Brent Venables departure from OU will both help and hurt Sooner football.
Hurt? Immediately, the Sooners will miss Venables’ recruiting. He was an excellent recruiter who did nothing but impress high school players and their families. He was a tireless recruiter whose zeal for the often-weary vocation paid huge dividends over his 13 seasons. Bob Stoops can find someone to coach linebackers. Maybe even find someone to coach linebackers as well as Venables coached them. But can he find a linebacker coach who can recruit with Venables’ gusto and credibility. Absolutely not, at least not right off, and maybe not ever.
Help? Staff morale. The idea that Mike Stoops’ return would not come at a cost to staff cohesion, well, that was just silly. Bob Stoops was naive to think that Mike’s return would not have serious repercussions for Venables.
I know, Venables is taking the high road. Thursday morning in a KREF interview with OU voice Toby Rowland, Venables said “Mike and everybody else administratively wanted to put me in charge.” Uh, not even the Stoopses said that. They said the decision hadn’t been made. It was clear that a return to the old system — co-defensive coordinators, working closely together, but with Mike calling the final shots — was the plan. When Venables, and any other coach, says that the gameplanning during the week is much more paramount that any particular playcalling on Saturday, they are exactly right. And gameplanning is absolutely a community effort.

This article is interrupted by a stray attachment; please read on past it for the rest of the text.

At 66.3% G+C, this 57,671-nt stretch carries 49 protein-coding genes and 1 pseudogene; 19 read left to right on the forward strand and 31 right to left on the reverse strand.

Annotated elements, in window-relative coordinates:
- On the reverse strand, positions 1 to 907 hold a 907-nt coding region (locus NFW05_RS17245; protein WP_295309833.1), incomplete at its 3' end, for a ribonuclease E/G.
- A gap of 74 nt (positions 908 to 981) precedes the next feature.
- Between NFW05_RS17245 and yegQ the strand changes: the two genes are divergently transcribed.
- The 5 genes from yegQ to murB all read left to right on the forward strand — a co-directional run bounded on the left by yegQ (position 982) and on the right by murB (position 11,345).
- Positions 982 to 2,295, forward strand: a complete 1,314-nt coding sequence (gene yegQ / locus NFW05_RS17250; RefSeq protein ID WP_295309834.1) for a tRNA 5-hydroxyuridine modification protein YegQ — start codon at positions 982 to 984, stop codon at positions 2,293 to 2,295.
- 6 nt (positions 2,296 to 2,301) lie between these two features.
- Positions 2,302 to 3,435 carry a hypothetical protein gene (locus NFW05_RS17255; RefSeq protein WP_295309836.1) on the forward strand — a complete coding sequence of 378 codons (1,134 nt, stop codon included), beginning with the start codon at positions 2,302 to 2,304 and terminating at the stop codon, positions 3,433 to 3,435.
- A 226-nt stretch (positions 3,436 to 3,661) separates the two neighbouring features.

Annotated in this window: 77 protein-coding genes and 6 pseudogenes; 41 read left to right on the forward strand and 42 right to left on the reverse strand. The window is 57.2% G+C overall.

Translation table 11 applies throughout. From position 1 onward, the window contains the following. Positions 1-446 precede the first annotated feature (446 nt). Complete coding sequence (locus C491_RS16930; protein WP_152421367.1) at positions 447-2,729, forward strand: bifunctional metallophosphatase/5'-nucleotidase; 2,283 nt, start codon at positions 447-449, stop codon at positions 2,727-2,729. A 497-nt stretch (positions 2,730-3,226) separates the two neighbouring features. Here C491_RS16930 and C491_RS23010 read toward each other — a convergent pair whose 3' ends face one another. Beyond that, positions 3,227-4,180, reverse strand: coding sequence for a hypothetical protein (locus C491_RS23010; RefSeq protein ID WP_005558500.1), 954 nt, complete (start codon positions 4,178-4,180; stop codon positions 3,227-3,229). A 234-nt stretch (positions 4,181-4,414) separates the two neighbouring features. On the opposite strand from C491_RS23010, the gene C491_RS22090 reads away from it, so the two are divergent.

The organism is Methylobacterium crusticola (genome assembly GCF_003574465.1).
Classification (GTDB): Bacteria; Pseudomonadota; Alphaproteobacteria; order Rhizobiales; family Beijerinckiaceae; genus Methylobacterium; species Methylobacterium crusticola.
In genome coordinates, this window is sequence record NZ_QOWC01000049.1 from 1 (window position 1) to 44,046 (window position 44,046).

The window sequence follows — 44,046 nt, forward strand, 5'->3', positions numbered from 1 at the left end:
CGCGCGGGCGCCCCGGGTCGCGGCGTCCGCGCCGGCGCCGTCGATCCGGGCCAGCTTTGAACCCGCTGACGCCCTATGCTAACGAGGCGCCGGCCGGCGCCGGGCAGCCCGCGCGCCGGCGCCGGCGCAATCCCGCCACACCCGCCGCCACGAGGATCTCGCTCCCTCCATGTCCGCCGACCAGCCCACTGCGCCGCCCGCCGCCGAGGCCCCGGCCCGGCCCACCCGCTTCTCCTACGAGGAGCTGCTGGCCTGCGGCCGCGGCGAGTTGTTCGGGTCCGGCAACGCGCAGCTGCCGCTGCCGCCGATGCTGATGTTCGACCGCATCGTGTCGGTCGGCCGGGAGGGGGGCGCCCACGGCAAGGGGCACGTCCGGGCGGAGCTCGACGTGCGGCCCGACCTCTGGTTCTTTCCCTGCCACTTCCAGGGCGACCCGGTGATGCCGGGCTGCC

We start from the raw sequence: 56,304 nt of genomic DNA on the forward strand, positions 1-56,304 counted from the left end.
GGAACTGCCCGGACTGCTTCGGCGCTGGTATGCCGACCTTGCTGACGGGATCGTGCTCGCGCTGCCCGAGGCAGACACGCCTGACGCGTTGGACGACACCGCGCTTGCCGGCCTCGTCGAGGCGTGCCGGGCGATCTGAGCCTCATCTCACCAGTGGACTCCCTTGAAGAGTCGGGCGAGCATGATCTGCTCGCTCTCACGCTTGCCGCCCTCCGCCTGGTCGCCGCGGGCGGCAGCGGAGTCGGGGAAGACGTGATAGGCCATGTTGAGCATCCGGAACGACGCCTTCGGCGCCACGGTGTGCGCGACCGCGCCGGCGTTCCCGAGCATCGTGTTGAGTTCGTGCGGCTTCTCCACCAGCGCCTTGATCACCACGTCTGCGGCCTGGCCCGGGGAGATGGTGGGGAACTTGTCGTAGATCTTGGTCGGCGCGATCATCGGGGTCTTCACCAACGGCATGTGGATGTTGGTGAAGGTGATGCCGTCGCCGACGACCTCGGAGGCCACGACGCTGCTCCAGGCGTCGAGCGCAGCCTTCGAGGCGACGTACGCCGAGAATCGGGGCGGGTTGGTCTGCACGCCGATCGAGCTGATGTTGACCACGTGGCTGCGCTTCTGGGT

But the impression would not have changed. Venables needed help, so Mike Stoops rode back to the rescue. For that reason, Venables professionally needed to leave. Personally, staying at OU would have been a good thing for him. Make more money, stay where his kids had always lived, work in absolute security.
But professionally, Venables needed to move on. Needed to make a name for himself elsewhere, because his name had taken a hit in Norman.
Here’s how much Venables needed to move on. He went to a very good job, but one without great security. Clemson is an excellent football program, but head coach Dabo Swinney fired an offensive coordinator last year and a defensive coordinator this year. Not exactly a bastion of stability. And Swinney himself, despite winning Clemson’s first ACC in 20 years, is not a made man. It’s not crazy to think that Swinney could be out on the street in two years, if the Tigers don’t produce. I don’t think that will happen, but it’s not kooky talk.
Yet Venables thinks going to Clemson is a good career move — and I agree with him. The return of Mike Stoops meant that Venables’ had apexed in Norman.